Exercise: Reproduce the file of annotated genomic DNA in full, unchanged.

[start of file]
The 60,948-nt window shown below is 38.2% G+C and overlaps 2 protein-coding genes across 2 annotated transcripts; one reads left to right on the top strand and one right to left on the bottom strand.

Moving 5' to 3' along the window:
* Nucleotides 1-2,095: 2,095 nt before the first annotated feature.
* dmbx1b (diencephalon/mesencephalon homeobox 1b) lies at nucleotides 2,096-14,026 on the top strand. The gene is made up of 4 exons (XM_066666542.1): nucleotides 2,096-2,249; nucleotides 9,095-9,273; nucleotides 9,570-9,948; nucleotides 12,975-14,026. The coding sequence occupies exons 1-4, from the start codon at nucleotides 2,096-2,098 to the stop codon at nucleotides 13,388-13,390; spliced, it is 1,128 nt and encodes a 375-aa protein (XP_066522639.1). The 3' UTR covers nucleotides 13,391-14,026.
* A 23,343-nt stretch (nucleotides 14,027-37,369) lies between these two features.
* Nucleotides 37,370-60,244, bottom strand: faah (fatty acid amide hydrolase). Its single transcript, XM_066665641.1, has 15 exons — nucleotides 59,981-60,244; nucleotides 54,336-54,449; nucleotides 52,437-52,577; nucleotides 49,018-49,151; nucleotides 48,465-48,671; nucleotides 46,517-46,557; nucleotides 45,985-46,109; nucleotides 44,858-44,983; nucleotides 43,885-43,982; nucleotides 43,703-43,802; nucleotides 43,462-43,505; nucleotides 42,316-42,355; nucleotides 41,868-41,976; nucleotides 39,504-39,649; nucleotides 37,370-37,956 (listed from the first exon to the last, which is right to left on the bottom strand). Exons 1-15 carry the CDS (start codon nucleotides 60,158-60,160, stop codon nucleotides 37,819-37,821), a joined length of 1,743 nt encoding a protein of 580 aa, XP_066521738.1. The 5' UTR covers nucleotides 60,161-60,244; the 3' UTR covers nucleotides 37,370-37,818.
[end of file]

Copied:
The 60,948-nt window shown below is 38.2% G+C and overlaps 2 protein-coding genes across 2 annotated transcripts; one reads left to right on the top strand and one right to left on the bottom strand.

Moving 5' to 3' along the window:
* Nucleotides 1-2,095: 2,095 nt before the first annotated feature.
* dmbx1b (diencephalon/mesencephalon homeobox 1b) lies at nucleotides 2,096-14,026 on the top strand. The gene is made up of 4 exons (XM_066666542.1): nucleotides 2,096-2,249; nucleotides 9,095-9,273; nucleotides 9,570-9,948; nucleotides 12,975-14,026. The coding sequence occupies exons 1-4, from the start codon at nucleotides 2,096-2,098 to the stop codon at nucleotides 13,388-13,390; spliced, it is 1,128 nt and encodes a 375-aa protein (XP_066522639.1). The 3' UTR covers nucleotides 13,391-14,026.
* A 23,343-nt stretch (nucleotides 14,027-37,369) lies between these two features.
* Nucleotides 37,370-60,244, bottom strand: faah (fatty acid amide hydrolase). Its single transcript, XM_066665641.1, has 15 exons — nucleotides 59,981-60,244; nucleotides 54,336-54,449; nucleotides 52,437-52,577; nucleotides 49,018-49,151; nucleotides 48,465-48,671; nucleotides 46,517-46,557; nucleotides 45,985-46,109; nucleotides 44,858-44,983; nucleotides 43,885-43,982; nucleotides 43,703-43,802; nucleotides 43,462-43,505; nucleotides 42,316-42,355; nucleotides 41,868-41,976; nucleotides 39,504-39,649; nucleotides 37,370-37,956 (listed from the first exon to the last, which is right to left on the bottom strand). Exons 1-15 carry the CDS (start codon nucleotides 60,158-60,160, stop codon nucleotides 37,819-37,821), a joined length of 1,743 nt encoding a protein of 580 aa, XP_066521738.1. The 5' UTR covers nucleotides 60,161-60,244; the 3' UTR covers nucleotides 37,370-37,818.